Use of artificial intelligence in research

The use of artificial intelligence (AI) in the education sector has been the subject of considerable debate recently. Ethical challenges are faced when using AI-based information systems as support tools, e.g. for students’ theses, for researchers’ research conduct, for scientific publications.

In 2019, an independent high-level panel of experts on AI published the Ethical Guidelines for Trustworthy Artificial Intelligence which address both legal and ethical issues. The Guidelines point out that researchers should be able to explain the reliability and reproducibility of AI-based information systems and that researchers’ competences in this area should therefore be developed accordingly.

The United Nations Educational Scientific and Cultural Organisation (UNESCO) has published its 2021 Recommendations on the Ethics of Artificial Intelligence. It notes that AI-based technologies affect science in the broadest sense, irrespective of the field of science, as their proper use in research requires new skills and methods. In addition, these technologies are changing scientific concepts and explanations. The Recommendations emphasise that the use of AI as a method in research must be properly justified and rigorously monitored in accordance with scientific principles.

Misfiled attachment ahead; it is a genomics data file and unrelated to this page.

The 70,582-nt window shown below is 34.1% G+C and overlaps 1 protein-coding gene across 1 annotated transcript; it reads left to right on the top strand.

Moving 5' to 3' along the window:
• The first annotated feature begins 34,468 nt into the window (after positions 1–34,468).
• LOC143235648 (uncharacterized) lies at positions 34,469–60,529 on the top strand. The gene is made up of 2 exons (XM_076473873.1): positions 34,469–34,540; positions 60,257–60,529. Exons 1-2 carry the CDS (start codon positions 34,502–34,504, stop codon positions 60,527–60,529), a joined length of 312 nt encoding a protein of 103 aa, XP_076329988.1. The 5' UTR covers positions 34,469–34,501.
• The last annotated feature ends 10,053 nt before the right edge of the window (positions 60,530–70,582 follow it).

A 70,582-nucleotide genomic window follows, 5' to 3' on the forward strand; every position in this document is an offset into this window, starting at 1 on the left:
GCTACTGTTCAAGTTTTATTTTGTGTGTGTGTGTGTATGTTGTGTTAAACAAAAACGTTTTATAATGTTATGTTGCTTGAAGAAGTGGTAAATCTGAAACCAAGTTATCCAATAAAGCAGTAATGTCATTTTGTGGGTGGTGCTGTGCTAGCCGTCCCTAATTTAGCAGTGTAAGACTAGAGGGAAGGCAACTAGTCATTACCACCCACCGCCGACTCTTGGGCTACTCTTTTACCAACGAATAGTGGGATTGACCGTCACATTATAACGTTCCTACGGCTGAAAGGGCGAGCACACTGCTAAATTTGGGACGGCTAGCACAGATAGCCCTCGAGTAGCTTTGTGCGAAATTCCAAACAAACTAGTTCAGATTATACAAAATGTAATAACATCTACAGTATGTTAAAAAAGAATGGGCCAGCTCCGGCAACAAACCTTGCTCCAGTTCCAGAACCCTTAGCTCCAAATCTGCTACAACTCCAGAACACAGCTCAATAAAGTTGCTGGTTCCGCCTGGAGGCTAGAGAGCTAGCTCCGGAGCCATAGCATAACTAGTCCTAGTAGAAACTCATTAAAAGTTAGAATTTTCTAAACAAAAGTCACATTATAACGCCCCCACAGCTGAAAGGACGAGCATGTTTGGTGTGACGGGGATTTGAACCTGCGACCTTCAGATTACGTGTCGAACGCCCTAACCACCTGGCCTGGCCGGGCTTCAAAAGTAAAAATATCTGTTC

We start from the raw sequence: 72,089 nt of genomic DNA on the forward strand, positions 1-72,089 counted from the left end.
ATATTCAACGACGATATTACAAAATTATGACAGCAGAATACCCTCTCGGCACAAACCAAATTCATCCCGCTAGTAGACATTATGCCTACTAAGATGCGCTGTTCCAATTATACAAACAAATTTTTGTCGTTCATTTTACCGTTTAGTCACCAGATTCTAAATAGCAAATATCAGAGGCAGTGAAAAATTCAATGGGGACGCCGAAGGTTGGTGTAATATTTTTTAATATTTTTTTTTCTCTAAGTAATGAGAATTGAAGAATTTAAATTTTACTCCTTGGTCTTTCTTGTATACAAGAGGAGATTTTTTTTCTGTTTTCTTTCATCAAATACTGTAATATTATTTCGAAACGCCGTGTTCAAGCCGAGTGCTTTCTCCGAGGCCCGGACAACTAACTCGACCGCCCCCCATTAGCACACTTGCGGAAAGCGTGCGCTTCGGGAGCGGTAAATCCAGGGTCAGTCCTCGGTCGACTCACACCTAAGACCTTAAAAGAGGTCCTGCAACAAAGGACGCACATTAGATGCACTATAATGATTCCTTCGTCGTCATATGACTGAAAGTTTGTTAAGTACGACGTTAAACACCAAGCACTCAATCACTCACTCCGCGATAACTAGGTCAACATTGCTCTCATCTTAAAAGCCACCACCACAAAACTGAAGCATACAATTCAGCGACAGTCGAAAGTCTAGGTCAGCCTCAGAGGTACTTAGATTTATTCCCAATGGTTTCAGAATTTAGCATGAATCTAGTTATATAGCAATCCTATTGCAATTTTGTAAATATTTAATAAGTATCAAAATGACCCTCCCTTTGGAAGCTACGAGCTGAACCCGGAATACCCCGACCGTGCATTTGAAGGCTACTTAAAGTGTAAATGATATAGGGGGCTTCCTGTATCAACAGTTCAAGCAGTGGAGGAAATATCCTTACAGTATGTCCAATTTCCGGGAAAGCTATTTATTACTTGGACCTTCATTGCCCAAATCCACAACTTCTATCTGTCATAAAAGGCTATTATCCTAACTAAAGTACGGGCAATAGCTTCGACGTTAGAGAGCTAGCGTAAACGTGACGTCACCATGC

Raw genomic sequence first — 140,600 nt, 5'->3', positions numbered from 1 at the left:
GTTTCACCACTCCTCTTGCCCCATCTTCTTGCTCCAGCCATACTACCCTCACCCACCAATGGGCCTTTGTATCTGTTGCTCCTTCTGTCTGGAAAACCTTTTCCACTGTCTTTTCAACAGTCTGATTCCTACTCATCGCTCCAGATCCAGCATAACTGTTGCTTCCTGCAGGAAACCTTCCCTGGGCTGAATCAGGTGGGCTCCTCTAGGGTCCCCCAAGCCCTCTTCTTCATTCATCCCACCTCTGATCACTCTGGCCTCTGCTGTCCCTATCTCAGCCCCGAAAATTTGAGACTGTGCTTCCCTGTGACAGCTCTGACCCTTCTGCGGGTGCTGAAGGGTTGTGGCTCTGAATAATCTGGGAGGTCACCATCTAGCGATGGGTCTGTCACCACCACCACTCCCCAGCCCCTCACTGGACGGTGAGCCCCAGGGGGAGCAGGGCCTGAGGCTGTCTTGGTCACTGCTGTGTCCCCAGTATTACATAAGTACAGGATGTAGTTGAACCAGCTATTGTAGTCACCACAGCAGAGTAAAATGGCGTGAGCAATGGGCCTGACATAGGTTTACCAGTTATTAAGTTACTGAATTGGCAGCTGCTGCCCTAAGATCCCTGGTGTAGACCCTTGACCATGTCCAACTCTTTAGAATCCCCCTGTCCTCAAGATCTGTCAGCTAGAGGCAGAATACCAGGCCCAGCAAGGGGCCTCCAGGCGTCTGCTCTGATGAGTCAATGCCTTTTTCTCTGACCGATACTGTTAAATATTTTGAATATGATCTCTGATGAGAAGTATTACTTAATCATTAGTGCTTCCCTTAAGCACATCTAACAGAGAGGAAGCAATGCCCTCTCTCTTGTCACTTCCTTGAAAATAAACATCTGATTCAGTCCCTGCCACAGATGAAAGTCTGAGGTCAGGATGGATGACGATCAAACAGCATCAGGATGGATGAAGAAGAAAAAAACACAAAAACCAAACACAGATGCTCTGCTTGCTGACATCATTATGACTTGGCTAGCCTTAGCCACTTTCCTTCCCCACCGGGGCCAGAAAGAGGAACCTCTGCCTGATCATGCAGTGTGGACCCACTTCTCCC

The study of the Council of Europe published in 2022 “Artificial  Intelligence  and  Education: A critical  view  through  the  lens  of  human  rights, democracy  and  the  rule  of  law” discusses AI in education from a legal and ethical perspective. This study notes that in the long run it will not be enough to add provisions on the use of AI to the codes of ethics or integrate knowledge of AI into updated curricula. It is noted that the ethical review in research should also include an assessment of the use of AI-based information systems in planned research (e.g. in the management of research data and the personal data contained in them, with the informed consent). Thus, the measures and procedures applied so far are no longer sufficient.

Legal and ethical aspects of data protection have also received considerable attention in EU-funded projects such as PANELFIT (report “Guidelines  on Data Protection  Ethical  and  Legal  Issues  in ICT Research  and  Innovation. Artificial  Intelligence”), Sherpa (model “Artificial  intelligence  impact  assessment”), SIENNA (column “Artificial  intelligence & Robotics”).

We invite the academic community to take a closer look at the afore-mentioned documents and take a responsible approach to the use of AI-based information systems in research conduct and the publication of research results.